Ambulance 'postcode lottery could cost 2,500 lives a year'

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Media captionAmy Carter and Scott Hellings lost their daughter last year

A postcode lottery among England's 12 ambulance services could be costing 2,500 lives a year, a former ambulance service chief executive claims.

Roger Thayne believes ambulance crew delays could be a major factor.

Figures obtained by the BBC also indicate a significant variance in the performance of the country's 12 ambulance services.

The figures show the number of resuscitation attempts performed by ambulance services.

When adjusted for population, they show that the top ambulance service could be attempting to resuscitate three-and-a-half times as many cardiac arrest patients as the ambulance service at the bottom of the table.

'Absolutely frightening'

Mr Thayne, a former chief executive of the Staffordshire ambulance service, says the figures expose a health scandal and claims ambulance crews should be saving around 2,500 more lives a year.

He has called for an inquiry into why some ambulance services appear to be performing better than others.

Image caption Amy Carter is taking legal action over a delay that led to the death of her daughter Bella last year

He said: "It's absolutely frightening and totally unnecessary. We have an NHS which should be as good in any part of the country and we should not have a postcode lottery in terms of this very acute condition, the cardiac arrest.

"I estimate that we should be saving twice as many lives a year, or around 2,500 people."

Mr Thayne said he based his estimation on the performance of the South Western Ambulance Service NHS Foundation Trust together with the 40% survival rate for cardiac arrest sufferers in the top 50 hospitals.

He said the factors for failure could include slow response times, different medical procedures at the scene and the availability of defibrillators.

Mr Thayne also accused the government of publishing "misleading" figures on ambulance performance, particularly with regard to survival of cardiac arrest patients.

Currently statistics show survival rates but not the number of attempted resuscitations. He argues that if more crews arrived in time or were equipped to carry out resuscitations, more people would survive.

'Poorer performers, more survivals'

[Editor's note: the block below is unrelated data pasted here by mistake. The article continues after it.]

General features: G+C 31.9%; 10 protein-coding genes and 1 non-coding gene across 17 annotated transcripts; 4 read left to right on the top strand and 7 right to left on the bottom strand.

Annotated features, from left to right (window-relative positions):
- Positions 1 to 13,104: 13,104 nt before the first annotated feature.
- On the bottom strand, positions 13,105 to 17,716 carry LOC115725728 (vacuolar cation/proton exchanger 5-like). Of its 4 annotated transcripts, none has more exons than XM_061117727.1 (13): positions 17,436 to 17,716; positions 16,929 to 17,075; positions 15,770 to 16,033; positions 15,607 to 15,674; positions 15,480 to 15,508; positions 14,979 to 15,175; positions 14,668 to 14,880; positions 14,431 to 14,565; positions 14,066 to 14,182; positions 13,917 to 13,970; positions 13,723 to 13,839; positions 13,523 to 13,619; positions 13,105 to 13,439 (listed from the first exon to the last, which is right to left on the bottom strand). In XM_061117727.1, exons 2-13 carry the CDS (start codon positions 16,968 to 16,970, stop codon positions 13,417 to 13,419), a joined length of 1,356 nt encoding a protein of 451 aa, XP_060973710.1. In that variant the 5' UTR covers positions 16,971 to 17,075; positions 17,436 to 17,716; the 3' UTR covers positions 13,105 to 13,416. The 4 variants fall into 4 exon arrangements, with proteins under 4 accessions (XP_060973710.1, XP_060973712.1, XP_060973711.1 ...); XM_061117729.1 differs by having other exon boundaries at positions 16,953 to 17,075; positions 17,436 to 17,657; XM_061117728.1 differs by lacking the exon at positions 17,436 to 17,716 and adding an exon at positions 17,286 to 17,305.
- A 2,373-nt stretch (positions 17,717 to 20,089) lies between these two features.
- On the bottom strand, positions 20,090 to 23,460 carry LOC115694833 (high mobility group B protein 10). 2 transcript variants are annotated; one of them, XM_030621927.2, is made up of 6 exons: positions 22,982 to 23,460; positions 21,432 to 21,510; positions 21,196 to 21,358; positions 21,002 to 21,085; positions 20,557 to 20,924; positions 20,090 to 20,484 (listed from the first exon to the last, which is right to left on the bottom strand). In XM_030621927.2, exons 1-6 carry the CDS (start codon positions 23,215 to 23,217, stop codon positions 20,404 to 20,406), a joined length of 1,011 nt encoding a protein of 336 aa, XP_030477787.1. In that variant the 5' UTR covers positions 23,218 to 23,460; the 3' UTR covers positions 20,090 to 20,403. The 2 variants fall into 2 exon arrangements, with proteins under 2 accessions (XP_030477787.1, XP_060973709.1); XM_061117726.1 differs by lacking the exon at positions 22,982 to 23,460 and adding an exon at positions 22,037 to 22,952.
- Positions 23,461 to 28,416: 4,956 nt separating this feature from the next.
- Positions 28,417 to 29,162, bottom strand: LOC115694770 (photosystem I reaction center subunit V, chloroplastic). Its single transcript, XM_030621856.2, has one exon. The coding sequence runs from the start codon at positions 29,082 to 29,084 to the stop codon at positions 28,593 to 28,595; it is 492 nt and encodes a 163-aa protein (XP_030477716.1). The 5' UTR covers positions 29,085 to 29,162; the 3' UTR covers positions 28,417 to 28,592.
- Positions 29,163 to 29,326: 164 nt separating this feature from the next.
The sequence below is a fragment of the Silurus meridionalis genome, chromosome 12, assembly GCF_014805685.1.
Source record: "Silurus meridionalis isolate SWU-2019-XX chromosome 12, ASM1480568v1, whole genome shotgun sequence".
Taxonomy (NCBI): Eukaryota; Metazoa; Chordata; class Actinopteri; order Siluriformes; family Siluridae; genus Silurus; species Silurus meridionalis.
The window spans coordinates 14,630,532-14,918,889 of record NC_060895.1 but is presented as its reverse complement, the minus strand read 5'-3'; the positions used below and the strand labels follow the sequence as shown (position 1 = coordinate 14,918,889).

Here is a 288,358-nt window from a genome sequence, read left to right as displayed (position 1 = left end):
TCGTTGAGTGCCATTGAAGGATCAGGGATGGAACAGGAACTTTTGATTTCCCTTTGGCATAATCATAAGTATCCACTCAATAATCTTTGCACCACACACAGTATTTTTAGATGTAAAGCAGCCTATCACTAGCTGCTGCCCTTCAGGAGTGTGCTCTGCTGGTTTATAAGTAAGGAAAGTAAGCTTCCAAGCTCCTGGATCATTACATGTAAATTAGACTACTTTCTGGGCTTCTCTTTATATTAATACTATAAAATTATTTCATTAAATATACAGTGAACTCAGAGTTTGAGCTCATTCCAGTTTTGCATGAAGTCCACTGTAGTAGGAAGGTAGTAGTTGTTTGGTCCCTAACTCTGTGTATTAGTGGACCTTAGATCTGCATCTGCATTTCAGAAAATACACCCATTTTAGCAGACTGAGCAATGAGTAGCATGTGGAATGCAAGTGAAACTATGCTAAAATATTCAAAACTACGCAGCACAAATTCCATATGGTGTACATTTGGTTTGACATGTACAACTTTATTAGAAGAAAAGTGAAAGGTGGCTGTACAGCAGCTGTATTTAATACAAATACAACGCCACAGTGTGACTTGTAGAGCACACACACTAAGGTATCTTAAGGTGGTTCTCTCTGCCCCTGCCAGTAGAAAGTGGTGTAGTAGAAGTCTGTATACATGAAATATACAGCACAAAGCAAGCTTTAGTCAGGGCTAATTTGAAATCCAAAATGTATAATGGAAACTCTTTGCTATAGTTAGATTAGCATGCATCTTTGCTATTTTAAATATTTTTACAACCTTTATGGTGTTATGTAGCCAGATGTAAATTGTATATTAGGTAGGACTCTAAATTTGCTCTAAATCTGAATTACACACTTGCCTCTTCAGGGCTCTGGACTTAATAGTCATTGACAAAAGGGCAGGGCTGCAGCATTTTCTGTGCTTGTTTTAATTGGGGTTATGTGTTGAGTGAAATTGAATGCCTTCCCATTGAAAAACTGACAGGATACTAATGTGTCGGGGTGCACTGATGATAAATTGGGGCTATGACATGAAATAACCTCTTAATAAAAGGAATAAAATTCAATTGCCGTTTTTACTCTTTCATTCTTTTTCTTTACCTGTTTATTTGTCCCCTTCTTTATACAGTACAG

Mr Thayne added: "When these figures first came out in the middle of 2011-12, when I saw those figures, I immediately wrote to the NHS Statistical Office and said, 'This is not the way this should be presented; it is misleading.' And they ignored my remarks."

When adjusted for population in each ambulance service, the government performance statistics - known as care quality indicators (CQI) - suggest the South Western Ambulance Service is attempting to resuscitate almost three-and-a-half times as many cardiac arrest patients as the South Central Ambulance Service NHS Foundation Trust, which covers Berkshire, Buckinghamshire, Hampshire and Oxfordshire.

Yet the government statistics show the South Central cardiac arrest survival rate as 41%, compared with 25% for South Western.

"It strongly suggests to me that the South Central crews are not getting to people in enough time to attempt resuscitation," said Mr Thayne.

"Yet their survival rates appear much better than those of their counterparts in the South West who are attempting many more resuscitations," he added.

Image caption This control room in Bedford sends out ambulances to the whole of the East of England

Mr Thayne said the poorer performers were obtaining high survival rates in part because they were attempting to resuscitate fewer people.

The figures show the South Western crews are attempting resuscitation on 848 people per million head of population, compared with 243 in South Central.

The analysis shows the average figure to be between 578 and 584 per million head of population.

'Regional variation'

Professor Sir Brian Jarman, director of the Dr Foster Intelligence Unit, which analyses hospital information, told the BBC: "It's useful to collect survival rates but also survival numbers because that's about real people, and also the reaction time from the first indication that there is a problem to visiting and actually getting to the patient."

In a statement, Professor Jonathan Benger, national clinical director of NHS England, told the BBC: "There has been variation between ambulance trusts since collection of ambulance clinical quality indicators started in April 2011.

"The reasons for variation are multifactorial and carefully analysed by ambulance trusts, as well as in published research. Variation may arise from differences in the interpretation of the definitions and methods used for assessment, the quality of data collection, verification and returns.

"Local demographics and individual patient factors will also lead to variation in outcomes, as will the treatments provided in hospital. It would be entirely wrong to suggest that all variation can be attributed to one single factor."

A spokesman for the South Central ambulance service said: "This data suggests that we may have fewer cardiac arrests in the South Central area, and regional variation in cardiac arrests has been recognised previously. When we do resuscitate, a significant number of our patients survive."

For more on this story, listen to The World Tonight on BBC Radio 4 at 22:00 GMT on Tuesday.

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